Last month, Level 3, which carries traffic for Vonage, filed a petition for forbearance with the FCC, asking the commission to clarify that it should have to pay only reciprocal compensation to incumbents because Voip calls delivered to the ILEC's local switch are like any other local call. Not surprisingly, ILECs want to be paid at the higher access charge rate.

Vonage's Rego said his company doesn't know whether its carriers pay access charges or reciprocal compensation, but he would prefer they pay reciprocal compensation "if that turns out to be a better deal for us." However, one of Vonage's key arguments against being regulated by states is that IP traffic, which can be routed all over the world before reaching its destination, is inherently interstate in nature - a position that may seem contrary to the notion that its calls are eligible for local reciprocal compensation.

Meanwhile, Level 3 CEO James Crowe said Voip calls should not be subject to the "implicit subsidies" to ILECs that cause access charges to be so much higher than actual costs. With this in mind, Crowe has called for the FCC to conduct its much-anticipated review of intercarrier compensation in conjunction with any Voip rulemaking.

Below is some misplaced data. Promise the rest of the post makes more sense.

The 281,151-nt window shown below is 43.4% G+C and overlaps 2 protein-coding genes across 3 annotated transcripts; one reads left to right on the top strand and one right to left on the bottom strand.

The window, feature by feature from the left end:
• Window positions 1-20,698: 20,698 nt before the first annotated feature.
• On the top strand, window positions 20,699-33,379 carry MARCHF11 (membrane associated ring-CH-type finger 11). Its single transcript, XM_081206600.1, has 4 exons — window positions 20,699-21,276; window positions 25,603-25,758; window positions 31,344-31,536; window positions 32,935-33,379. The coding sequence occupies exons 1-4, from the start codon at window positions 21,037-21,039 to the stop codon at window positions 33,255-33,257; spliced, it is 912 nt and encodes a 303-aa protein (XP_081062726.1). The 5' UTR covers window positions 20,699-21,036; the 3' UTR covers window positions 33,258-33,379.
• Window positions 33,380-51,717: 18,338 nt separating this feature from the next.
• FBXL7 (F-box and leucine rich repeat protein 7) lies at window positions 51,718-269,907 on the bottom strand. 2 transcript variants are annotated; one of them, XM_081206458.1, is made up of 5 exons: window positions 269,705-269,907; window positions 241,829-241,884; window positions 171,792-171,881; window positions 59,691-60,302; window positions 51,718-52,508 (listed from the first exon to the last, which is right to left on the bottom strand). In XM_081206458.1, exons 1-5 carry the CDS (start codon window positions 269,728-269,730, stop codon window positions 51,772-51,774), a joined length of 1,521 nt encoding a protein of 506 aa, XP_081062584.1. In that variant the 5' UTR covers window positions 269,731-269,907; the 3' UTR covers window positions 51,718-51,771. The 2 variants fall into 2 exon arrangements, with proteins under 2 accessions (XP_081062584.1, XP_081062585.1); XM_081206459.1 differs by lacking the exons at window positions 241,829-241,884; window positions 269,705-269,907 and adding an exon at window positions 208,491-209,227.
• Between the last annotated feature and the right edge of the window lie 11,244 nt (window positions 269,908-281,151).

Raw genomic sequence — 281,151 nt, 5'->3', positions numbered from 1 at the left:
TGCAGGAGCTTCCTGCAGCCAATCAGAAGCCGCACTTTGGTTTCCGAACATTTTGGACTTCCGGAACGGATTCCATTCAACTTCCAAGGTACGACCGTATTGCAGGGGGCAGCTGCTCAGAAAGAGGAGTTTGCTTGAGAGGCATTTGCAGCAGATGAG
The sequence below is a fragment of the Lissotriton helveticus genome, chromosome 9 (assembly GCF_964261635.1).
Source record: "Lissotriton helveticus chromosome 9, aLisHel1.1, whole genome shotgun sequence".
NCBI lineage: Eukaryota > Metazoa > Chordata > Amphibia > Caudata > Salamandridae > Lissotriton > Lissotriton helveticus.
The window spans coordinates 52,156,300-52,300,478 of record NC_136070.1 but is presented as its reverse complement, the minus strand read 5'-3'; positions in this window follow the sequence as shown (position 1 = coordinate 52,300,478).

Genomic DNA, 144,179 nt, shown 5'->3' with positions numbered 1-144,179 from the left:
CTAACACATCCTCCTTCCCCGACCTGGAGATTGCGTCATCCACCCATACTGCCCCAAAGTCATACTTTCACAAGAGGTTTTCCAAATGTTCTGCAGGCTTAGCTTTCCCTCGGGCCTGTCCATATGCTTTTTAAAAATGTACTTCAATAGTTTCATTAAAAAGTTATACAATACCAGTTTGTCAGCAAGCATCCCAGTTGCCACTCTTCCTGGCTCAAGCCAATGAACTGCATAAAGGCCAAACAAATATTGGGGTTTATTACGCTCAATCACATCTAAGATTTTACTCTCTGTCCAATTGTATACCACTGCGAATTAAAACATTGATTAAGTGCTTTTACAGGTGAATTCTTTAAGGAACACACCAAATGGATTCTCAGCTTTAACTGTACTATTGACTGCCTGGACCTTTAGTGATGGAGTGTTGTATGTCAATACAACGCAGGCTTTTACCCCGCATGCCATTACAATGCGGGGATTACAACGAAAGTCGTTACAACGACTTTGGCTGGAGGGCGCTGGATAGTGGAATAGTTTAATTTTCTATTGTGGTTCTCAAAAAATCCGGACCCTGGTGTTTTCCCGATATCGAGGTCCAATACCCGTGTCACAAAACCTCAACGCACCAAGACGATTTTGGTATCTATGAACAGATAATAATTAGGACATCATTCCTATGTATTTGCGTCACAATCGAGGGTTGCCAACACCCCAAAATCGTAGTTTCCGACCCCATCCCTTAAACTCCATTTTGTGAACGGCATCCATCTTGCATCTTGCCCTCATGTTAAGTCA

Indeed, many have argued for years that the intercarrier compensation regime needs to be revamped, and VoIP's emergence has reinforced that notion. But such a broad review could result in the FCC opening a regulatory can of worms - a circumstance that could prove to be particularly dicey for the commission in the latter half of the year if it becomes apparent that President George Bush will not be re-elected, which would create a Democrat-dominated commission.

Similarly, the universal service fund has been the subject of increased scrutiny and concern. Voip providers do not pay to the fund directly - although their interexchange carriers do on calls to the public network, albeit at lower wholesale rates - which causes some to worry that the fund could be jeopardized if Voip becomes prevalent.